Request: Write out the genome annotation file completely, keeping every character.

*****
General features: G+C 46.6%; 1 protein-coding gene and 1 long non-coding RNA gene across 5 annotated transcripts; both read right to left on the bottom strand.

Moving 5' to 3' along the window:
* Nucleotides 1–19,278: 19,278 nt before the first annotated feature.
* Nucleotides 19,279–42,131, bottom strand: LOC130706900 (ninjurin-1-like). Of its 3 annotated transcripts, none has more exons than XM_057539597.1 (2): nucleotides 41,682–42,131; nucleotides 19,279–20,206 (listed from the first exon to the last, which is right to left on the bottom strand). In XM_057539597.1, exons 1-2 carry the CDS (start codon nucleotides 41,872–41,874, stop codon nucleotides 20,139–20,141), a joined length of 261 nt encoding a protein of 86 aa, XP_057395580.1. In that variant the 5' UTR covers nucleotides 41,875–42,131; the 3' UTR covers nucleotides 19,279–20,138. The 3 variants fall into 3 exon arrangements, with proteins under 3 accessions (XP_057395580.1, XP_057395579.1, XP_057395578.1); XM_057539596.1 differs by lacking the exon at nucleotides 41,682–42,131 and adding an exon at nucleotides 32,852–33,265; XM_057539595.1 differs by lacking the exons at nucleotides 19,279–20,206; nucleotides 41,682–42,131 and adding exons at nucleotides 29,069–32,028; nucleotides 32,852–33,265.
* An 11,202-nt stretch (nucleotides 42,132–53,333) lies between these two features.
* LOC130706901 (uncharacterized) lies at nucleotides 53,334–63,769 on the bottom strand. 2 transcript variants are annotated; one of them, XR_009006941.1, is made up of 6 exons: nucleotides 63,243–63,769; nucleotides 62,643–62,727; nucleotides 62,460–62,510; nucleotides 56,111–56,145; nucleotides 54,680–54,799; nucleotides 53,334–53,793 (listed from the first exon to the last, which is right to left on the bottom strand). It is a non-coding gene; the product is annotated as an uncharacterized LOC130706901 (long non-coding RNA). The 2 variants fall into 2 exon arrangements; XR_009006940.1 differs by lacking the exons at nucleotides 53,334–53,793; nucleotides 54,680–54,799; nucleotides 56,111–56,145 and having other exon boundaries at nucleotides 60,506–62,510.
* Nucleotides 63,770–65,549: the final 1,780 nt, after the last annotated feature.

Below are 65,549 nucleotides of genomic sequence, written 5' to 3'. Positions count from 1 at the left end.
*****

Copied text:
General features: G+C 46.6%; 1 protein-coding gene and 1 long non-coding RNA gene across 5 annotated transcripts; both read right to left on the bottom strand.

Moving 5' to 3' along the window:
* Nucleotides 1–19,278: 19,278 nt before the first annotated feature.
* Nucleotides 19,279–42,131, bottom strand: LOC130706900 (ninjurin-1-like). Of its 3 annotated transcripts, none has more exons than XM_057539597.1 (2): nucleotides 41,682–42,131; nucleotides 19,279–20,206 (listed from the first exon to the last, which is right to left on the bottom strand). In XM_057539597.1, exons 1-2 carry the CDS (start codon nucleotides 41,872–41,874, stop codon nucleotides 20,139–20,141), a joined length of 261 nt encoding a protein of 86 aa, XP_057395580.1. In that variant the 5' UTR covers nucleotides 41,875–42,131; the 3' UTR covers nucleotides 19,279–20,138. The 3 variants fall into 3 exon arrangements, with proteins under 3 accessions (XP_057395580.1, XP_057395579.1, XP_057395578.1); XM_057539596.1 differs by lacking the exon at nucleotides 41,682–42,131 and adding an exon at nucleotides 32,852–33,265; XM_057539595.1 differs by lacking the exons at nucleotides 19,279–20,206; nucleotides 41,682–42,131 and adding exons at nucleotides 29,069–32,028; nucleotides 32,852–33,265.
* An 11,202-nt stretch (nucleotides 42,132–53,333) lies between these two features.
* LOC130706901 (uncharacterized) lies at nucleotides 53,334–63,769 on the bottom strand. 2 transcript variants are annotated; one of them, XR_009006941.1, is made up of 6 exons: nucleotides 63,243–63,769; nucleotides 62,643–62,727; nucleotides 62,460–62,510; nucleotides 56,111–56,145; nucleotides 54,680–54,799; nucleotides 53,334–53,793 (listed from the first exon to the last, which is right to left on the bottom strand). It is a non-coding gene; the product is annotated as an uncharacterized LOC130706901 (long non-coding RNA). The 2 variants fall into 2 exon arrangements; XR_009006940.1 differs by lacking the exons at nucleotides 53,334–53,793; nucleotides 54,680–54,799; nucleotides 56,111–56,145 and having other exon boundaries at nucleotides 60,506–62,510.
* Nucleotides 63,770–65,549: the final 1,780 nt, after the last annotated feature.

Below are 65,549 nucleotides of genomic sequence, written 5' to 3'. Positions count from 1 at the left end.